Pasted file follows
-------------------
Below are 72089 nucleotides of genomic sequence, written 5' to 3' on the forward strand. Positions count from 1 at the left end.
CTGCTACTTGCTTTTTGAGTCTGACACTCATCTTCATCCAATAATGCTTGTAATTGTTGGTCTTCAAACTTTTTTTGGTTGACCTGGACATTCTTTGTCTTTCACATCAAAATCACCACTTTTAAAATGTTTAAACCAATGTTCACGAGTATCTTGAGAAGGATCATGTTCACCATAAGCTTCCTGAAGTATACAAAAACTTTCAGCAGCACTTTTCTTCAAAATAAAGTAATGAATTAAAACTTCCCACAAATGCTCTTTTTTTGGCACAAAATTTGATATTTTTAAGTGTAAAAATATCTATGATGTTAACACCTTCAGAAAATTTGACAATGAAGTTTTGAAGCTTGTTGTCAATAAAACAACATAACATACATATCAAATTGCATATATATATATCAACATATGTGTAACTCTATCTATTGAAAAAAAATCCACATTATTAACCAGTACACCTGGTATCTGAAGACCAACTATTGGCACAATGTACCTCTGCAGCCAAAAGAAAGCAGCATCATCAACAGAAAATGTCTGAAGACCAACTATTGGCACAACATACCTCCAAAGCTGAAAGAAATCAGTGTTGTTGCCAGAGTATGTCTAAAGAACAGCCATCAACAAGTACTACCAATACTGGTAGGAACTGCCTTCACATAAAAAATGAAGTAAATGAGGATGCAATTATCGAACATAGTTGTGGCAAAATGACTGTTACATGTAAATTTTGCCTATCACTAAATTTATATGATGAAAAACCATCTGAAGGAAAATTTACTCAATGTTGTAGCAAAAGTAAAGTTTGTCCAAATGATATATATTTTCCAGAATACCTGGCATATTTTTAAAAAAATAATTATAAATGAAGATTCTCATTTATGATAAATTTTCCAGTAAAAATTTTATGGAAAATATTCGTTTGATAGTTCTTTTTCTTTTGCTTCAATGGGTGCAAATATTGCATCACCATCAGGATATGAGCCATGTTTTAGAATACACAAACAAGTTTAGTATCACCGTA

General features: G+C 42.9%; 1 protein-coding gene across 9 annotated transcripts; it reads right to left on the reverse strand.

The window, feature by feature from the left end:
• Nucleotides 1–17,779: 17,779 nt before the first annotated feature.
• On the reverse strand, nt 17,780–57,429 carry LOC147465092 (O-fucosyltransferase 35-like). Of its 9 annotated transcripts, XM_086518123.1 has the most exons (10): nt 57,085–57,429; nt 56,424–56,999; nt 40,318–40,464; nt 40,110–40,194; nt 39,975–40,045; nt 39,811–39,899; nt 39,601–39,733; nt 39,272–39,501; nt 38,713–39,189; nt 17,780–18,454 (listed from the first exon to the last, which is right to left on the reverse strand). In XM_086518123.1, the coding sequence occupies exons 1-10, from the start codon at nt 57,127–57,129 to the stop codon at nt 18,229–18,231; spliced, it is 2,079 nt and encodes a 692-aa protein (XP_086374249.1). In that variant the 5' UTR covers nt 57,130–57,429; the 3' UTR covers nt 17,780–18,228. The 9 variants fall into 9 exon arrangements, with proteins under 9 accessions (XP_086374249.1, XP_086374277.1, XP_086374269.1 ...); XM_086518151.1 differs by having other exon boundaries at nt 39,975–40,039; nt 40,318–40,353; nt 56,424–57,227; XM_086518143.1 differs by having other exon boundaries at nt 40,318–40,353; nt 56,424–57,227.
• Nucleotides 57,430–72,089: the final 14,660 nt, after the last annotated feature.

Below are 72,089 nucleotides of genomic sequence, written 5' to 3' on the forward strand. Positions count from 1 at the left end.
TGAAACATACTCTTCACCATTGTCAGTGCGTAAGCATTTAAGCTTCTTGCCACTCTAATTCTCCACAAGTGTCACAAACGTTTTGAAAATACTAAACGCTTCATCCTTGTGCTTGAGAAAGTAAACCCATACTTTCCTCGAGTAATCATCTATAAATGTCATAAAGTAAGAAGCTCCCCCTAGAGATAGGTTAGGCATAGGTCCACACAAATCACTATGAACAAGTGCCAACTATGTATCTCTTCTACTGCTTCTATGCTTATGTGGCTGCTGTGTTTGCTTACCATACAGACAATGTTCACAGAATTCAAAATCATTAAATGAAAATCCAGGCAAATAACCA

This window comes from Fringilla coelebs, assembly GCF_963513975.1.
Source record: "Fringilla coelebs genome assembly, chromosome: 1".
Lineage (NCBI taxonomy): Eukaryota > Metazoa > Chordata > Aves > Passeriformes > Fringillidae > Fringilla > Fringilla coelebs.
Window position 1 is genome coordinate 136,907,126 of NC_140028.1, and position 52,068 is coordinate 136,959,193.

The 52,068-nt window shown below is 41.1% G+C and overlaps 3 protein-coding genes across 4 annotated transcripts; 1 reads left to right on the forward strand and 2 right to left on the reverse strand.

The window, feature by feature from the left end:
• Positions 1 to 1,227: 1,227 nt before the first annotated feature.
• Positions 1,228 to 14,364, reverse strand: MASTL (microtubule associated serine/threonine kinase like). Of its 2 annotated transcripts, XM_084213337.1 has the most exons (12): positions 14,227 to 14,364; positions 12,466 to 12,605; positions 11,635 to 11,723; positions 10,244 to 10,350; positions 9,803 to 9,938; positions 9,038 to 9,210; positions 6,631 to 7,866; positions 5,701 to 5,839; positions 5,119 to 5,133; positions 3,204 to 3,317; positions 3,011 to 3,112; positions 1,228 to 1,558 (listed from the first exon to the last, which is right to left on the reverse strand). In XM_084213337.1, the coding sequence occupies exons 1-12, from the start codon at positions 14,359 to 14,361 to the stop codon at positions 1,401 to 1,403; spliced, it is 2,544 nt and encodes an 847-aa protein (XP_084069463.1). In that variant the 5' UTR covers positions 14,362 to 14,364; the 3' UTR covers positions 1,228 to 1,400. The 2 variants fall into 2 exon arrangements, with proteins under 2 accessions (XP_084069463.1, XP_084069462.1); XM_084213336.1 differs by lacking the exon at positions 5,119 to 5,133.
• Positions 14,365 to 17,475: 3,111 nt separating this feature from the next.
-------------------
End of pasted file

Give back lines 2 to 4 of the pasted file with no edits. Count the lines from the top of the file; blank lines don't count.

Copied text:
CTGCTACTTGCTTTTTGAGTCTGACACTCATCTTCATCCAATAATGCTTGTAATTGTTGGTCTTCAAACTTTTTTTGGTTGACCTGGACATTCTTTGTCTTTCACATCAAAATCACCACTTTTAAAATGTTTAAACCAATGTTCACGAGTATCTTGAGAAGGATCATGTTCACCATAAGCTTCCTGAAGTATACAAAAACTTTCAGCAGCACTTTTCTTCAAAATAAAGTAATGAATTAAAACTTCCCACAAATGCTCTTTTTTTGGCACAAAATTTGATATTTTTAAGTGTAAAAATATCTATGATGTTAACACCTTCAGAAAATTTGACAATGAAGTTTTGAAGCTTGTTGTCAATAAAACAACATAACATACATATCAAATTGCATATATATATATCAACATATGTGTAACTCTATCTATTGAAAAAAAATCCACATTATTAACCAGTACACCTGGTATCTGAAGACCAACTATTGGCACAATGTACCTCTGCAGCCAAAAGAAAGCAGCATCATCAACAGAAAATGTCTGAAGACCAACTATTGGCACAACATACCTCCAAAGCTGAAAGAAATCAGTGTTGTTGCCAGAGTATGTCTAAAGAACAGCCATCAACAAGTACTACCAATACTGGTAGGAACTGCCTTCACATAAAAAATGAAGTAAATGAGGATGCAATTATCGAACATAGTTGTGGCAAAATGACTGTTACATGTAAATTTTGCCTATCACTAAATTTATATGATGAAAAACCATCTGAAGGAAAATTTACTCAATGTTGTAGCAAAAGTAAAGTTTGTCCAAATGATATATATTTTCCAGAATACCTGGCATATTTTTAAAAAAATAATTATAAATGAAGATTCTCATTTATGATAAATTTTCCAGTAAAAATTTTATGGAAAATATTCGTTTGATAGTTCTTTTTCTTTTGCTTCAATGGGTGCAAATATTGCATCACCATCAGGATATGAGCCATGTTTTAGAATACACAAACAAGTTTAGTATCACCGTA

General features: G+C 42.9%; 1 protein-coding gene across 9 annotated transcripts; it reads right to left on the reverse strand.

The window, feature by feature from the left end: